The American Dream

The
American
Dream:
1950s In the 1950s, the American Dream was to have a perfect family, a secure job, and a perfect house in the suburbs. What is the American dream of the 1950s? Where did the American Dream come from? After world war II, returning servicemen were given opportunities to put themselves through college, and many of them were the first in their families to earn a degree. Because of this, there was a huge difference in the growing post-war middle class, and its ability to own a house and to provide for their children. Where did the American Dream come from? (continued) America emerged from World War II as the weathiest & most powerful nation on the planet. There was an economic boom; jobs were available, and America was considered to be a “land of opportunity.” To many, the “American Dream” stopped being a dream and became reality. So with victory under their belts and money in their pockets, Americans pursued “the dream.” The American Dream: The House The ideal “American Dream house” in this time period would be a decent sized house, with a big front yard and a white picket fence. An important part of the American dream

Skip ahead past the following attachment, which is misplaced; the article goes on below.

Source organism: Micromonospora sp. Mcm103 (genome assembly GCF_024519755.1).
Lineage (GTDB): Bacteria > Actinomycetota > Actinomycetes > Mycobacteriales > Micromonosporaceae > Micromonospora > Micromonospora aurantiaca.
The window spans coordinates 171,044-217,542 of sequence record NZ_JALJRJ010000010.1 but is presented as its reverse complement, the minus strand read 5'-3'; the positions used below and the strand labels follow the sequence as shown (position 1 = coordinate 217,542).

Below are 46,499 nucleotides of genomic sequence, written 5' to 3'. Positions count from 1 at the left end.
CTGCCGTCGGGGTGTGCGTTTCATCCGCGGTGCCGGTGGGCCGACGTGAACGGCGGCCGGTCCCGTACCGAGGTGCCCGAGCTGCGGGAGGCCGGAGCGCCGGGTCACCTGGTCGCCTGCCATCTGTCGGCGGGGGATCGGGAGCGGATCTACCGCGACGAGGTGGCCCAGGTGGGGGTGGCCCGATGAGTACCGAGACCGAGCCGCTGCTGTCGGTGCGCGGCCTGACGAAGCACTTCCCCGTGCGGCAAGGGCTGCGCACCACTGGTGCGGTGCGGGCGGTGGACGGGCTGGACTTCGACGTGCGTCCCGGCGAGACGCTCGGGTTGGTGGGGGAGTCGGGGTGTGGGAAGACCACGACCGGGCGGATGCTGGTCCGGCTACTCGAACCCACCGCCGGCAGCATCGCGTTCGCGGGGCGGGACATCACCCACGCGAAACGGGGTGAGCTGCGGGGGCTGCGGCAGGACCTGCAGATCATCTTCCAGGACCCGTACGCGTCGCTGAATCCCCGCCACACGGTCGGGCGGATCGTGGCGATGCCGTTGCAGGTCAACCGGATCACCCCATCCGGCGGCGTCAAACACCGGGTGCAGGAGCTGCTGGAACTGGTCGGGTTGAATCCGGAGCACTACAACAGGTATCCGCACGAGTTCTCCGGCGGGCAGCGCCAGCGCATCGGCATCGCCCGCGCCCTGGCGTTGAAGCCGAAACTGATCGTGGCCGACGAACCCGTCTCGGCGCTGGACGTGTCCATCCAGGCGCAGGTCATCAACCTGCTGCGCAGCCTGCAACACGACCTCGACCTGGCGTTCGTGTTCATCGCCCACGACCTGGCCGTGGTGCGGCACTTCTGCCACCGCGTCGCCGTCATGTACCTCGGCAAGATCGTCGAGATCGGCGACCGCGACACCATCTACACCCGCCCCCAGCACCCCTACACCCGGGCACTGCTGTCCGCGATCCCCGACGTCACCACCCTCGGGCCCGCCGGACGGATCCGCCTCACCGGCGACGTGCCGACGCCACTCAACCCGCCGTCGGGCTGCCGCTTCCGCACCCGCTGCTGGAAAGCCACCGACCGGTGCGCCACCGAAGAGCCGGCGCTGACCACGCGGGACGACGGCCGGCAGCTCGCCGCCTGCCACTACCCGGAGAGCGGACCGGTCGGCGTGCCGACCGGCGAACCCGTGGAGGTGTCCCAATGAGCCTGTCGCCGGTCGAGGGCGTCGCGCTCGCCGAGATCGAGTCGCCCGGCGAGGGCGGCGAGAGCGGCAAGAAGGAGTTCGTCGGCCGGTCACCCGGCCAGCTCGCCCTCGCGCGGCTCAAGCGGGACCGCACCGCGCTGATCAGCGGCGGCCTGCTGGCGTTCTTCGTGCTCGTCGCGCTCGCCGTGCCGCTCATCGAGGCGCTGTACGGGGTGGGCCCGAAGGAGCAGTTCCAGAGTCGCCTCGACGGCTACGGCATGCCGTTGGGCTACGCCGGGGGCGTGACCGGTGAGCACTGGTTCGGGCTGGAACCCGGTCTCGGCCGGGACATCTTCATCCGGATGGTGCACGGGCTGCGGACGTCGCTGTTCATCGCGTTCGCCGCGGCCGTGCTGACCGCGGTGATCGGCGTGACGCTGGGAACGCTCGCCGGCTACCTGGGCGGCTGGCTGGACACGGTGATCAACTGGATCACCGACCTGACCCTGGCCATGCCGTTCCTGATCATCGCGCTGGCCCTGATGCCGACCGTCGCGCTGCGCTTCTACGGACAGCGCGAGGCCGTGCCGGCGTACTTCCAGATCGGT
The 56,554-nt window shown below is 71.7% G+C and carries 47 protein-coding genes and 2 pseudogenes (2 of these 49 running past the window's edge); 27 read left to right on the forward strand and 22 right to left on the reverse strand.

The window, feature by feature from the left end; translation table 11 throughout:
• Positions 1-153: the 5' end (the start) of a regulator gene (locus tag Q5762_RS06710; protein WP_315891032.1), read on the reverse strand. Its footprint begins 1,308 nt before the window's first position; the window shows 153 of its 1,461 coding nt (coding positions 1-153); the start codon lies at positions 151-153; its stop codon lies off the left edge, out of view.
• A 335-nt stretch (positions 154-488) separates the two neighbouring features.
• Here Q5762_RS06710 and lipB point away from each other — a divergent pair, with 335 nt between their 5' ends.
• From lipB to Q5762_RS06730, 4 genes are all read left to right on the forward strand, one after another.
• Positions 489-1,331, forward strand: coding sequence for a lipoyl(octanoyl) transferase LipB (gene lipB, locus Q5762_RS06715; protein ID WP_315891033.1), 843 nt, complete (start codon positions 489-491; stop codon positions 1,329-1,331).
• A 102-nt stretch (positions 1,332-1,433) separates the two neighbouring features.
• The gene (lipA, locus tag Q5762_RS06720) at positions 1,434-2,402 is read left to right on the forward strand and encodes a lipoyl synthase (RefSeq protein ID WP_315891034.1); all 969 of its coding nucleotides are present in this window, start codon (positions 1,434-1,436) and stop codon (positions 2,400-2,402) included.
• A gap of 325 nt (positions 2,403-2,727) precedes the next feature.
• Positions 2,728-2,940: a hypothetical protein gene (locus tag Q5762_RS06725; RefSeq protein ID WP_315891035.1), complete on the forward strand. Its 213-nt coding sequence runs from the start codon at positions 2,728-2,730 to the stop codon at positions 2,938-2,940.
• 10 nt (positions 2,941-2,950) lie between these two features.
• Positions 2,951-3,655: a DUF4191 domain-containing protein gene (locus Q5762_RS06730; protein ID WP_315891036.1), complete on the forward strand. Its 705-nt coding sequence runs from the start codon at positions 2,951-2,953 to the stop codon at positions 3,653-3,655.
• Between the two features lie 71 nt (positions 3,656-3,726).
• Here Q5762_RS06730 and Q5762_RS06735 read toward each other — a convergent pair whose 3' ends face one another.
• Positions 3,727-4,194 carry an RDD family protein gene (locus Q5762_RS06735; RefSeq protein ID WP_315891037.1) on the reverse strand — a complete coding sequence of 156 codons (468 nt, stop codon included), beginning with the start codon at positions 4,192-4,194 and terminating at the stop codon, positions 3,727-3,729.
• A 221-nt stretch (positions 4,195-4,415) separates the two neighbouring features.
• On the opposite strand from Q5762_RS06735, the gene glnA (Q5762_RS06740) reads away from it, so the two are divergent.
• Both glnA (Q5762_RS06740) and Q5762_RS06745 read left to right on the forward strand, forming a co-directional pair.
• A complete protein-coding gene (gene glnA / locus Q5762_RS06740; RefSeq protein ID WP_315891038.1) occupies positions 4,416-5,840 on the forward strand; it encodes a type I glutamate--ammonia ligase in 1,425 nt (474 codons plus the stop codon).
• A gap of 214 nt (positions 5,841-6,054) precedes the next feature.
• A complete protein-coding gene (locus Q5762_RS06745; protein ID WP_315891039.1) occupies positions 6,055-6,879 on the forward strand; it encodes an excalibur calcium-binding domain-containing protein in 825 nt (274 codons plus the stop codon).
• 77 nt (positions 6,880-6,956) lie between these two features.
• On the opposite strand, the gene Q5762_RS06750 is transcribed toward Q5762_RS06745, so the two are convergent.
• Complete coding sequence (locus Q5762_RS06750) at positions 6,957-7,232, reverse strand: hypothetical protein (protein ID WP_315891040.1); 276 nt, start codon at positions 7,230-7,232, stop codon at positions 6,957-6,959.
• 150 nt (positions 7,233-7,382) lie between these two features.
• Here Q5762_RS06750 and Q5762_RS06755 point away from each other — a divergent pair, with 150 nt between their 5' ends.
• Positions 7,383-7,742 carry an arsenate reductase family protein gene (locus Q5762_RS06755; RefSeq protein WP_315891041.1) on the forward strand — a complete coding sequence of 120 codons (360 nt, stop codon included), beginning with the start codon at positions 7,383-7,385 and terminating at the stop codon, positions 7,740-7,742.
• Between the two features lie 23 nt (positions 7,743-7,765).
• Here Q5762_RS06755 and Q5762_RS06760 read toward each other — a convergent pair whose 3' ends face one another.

was to have a television set in the living room,
and in the evenings families would sit
around watching TV together The American Dream: The house (continued) To keep up with the housing boom,
builders mass-produced “cookie cutter”
tract housing (houses that looked
identicle)making owning a home
affordable to millions The American Dream: Jobs Most people in this era wanted to be a lawyer, a doctor, or work for the government. Usually women didn’t work if they could afford it, instead they were housewives The American Dream: Cars Part of this ideal lifestyle was having a nice car for your family. Automobiles rolled off the assembly line of the big three companies; Ford, General Motors and Chrysler The American Dream: Family The biggest part of the dream was to have a family; mom, dad, and two children (a boy and a girl) The American Dream: Family (continued) Women were expected to stay home cooking, cleaning, and caring for their children. Men would work hard outside the home, and children went to school.